Hydroponics is the technique of growing plants with the use of water, nutrients, and a growing medium. This is a method of gardening that does not use soil and depends only on water to provide nutrients to the plants. Hydroponic systems use different types of growing media like coconut coir, vermiculite, perlite, and more instead of soil. Getting started in hydroponics can be a bit confusing and intimidating at first. Selecting the most suitable hydroponic equipments, figuring out how they work, when to grow and what plants to grow can be quite a challenge. For Canadians who love indoor gardening, there is no dearth of choices in hydroponics equipments. Many suppliers like Canada Grows Indoors LLC offer a wide range of hydroponic products to suit your space and budget. However, it is best to find out which system is the best and most suitable for you before splurging on one.
Types of Hydroponics Systems
There are six basic types of hydroponics systems available in the markets today. These are:
1. Wick Systems
The wick system is the most simple and passive system. The plants are placed in an absorbent growing medium. A nylon wick runs from the plants to a reservoir of nutrient solution. This system works well for small herbs but is unsuitable for large plants. When used with large plants, they may use up the nutrient solution faster than the wicks can supply it.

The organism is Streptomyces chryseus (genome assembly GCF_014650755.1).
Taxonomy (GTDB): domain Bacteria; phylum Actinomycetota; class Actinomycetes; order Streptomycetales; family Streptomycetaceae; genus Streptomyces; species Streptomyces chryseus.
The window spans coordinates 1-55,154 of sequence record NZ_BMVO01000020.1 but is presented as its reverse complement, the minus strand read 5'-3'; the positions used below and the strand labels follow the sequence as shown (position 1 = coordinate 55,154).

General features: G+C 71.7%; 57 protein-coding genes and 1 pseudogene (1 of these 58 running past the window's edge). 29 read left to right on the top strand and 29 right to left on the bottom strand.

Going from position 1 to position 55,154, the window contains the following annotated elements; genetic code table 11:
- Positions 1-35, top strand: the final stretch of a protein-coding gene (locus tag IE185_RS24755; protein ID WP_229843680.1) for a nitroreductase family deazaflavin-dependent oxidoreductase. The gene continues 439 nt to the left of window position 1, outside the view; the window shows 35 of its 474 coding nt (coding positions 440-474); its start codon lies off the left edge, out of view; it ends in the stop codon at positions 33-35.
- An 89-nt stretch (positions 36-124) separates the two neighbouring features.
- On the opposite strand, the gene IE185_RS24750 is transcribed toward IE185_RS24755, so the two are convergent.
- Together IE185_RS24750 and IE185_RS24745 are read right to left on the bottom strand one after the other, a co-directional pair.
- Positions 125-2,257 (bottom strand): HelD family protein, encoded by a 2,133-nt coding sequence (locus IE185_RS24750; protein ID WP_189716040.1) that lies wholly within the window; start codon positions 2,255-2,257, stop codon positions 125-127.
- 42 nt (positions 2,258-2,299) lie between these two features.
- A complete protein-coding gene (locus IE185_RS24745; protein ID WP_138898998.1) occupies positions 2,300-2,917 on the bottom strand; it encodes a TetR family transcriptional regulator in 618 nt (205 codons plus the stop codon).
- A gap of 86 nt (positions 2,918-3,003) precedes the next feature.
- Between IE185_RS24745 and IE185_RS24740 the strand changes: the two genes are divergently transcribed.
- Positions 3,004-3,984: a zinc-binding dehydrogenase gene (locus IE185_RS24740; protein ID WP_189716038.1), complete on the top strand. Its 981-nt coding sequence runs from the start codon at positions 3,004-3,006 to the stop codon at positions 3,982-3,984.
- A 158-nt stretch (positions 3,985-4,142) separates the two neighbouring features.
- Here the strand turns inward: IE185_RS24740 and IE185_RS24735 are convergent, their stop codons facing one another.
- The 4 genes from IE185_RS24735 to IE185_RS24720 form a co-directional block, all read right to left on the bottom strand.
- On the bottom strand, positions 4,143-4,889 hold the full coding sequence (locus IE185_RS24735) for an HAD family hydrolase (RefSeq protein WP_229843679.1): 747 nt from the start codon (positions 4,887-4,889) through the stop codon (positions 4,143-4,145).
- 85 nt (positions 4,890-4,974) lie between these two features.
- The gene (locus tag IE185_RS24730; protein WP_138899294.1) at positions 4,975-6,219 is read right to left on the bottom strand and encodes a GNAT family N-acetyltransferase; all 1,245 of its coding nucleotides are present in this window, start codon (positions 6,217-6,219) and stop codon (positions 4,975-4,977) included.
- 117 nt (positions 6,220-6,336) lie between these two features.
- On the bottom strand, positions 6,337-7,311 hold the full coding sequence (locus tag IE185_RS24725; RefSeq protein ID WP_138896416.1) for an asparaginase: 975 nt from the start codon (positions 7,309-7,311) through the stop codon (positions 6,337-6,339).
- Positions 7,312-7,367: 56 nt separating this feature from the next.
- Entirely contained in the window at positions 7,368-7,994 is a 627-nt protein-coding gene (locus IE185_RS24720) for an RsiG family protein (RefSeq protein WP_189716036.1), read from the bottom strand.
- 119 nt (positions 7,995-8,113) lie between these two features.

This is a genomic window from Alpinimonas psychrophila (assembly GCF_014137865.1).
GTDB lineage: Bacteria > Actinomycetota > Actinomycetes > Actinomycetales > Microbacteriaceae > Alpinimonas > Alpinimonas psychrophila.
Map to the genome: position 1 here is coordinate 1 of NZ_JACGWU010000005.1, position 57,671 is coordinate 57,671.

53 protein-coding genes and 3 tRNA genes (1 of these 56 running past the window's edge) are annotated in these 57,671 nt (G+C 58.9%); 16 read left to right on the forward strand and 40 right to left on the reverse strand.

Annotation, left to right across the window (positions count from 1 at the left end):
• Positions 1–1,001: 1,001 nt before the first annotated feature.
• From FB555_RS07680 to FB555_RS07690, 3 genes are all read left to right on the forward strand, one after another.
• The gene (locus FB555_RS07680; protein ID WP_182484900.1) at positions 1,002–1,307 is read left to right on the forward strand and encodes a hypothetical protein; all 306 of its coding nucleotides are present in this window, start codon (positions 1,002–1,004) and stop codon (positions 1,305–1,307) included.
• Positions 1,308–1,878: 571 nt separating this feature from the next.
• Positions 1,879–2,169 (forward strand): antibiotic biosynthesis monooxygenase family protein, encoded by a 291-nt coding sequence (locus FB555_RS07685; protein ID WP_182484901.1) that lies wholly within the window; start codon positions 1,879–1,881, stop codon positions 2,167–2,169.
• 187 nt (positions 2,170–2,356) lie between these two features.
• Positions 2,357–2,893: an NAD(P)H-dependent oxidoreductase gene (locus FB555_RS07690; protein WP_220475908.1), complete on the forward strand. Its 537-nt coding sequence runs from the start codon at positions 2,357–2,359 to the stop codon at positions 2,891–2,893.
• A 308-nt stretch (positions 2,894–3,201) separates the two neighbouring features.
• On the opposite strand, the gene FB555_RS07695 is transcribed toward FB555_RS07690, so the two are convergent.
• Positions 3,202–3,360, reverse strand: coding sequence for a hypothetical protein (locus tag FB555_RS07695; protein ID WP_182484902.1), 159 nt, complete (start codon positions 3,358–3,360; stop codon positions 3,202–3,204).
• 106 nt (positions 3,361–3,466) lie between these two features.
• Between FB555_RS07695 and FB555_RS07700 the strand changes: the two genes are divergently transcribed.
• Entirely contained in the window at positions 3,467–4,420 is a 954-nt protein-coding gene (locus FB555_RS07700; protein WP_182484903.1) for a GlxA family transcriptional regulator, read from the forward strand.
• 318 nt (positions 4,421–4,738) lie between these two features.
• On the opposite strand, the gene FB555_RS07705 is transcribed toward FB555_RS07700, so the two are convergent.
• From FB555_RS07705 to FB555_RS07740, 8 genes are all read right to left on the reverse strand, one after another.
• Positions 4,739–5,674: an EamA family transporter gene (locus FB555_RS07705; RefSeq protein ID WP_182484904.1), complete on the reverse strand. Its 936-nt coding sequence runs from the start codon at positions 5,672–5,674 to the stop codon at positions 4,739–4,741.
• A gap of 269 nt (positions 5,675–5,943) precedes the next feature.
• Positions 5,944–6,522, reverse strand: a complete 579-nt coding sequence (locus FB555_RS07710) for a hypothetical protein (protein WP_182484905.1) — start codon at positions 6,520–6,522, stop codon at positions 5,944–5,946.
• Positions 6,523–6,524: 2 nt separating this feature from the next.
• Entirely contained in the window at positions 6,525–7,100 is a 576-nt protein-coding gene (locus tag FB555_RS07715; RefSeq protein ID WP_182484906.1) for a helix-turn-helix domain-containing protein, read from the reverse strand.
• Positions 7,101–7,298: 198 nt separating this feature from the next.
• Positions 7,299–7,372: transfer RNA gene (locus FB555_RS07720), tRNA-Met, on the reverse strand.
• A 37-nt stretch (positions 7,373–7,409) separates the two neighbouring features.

2. Deep Water Culture (DWC)
In this system the plants, placed in net pots, are suspended in nutrient solution and air is provided directly to the roots with an air stone or diffuser. It is suitable for plants with large roots and water loving plants like lettuce. It is inexpensive and simple but unsuitable for long-term plants.
3. Nutrient Film Technique (NFT)
In NFT systems plants are placed in a growing tray with no growing medium, just air. The nutrient solution is pumped into the tray constantly and flows over the roots of the plants before draining into the reservoir. They are susceptible to power outages and pump failures. The roots dry out very rapidly when the flow of nutrient solution is interrupted..
4. Ebb and Flow System
This system uses a submerged pump connected to a time to provide nutrient solution to the grow tray at regular intervals. When the timer shuts the pump off the nutrient solution flows back into the reservoir. This versatile system can work with a variety of growing medium but is susceptible to power outages, pump and timer failures.
In this system the plants are suspended in the air and nutrient solution is sprayed over their root system by pipes fitted with mist nozzles. A short cycle timer runs the nutrient pump for a few seconds every few minutes. As the roots are exposed to the air, they can dry out quickly if the misting cycles are interrupted.
6. Drip Systems
Here the plants are placed in a growing tray with drip lines connecting the tray to reservoir. Submerged pump controlled by timer pumps the nutrient onto each plant’s base by the drip lines. They are durable and cheap with more control over the watering schedule. However, they may be unsuitable for a smaller garden.
There are many benefits and drawbacks of each of these systems. However, you should select what is best for you based on the size of your garden, the plants you grow, and the amount of time and care you can provide to these plants.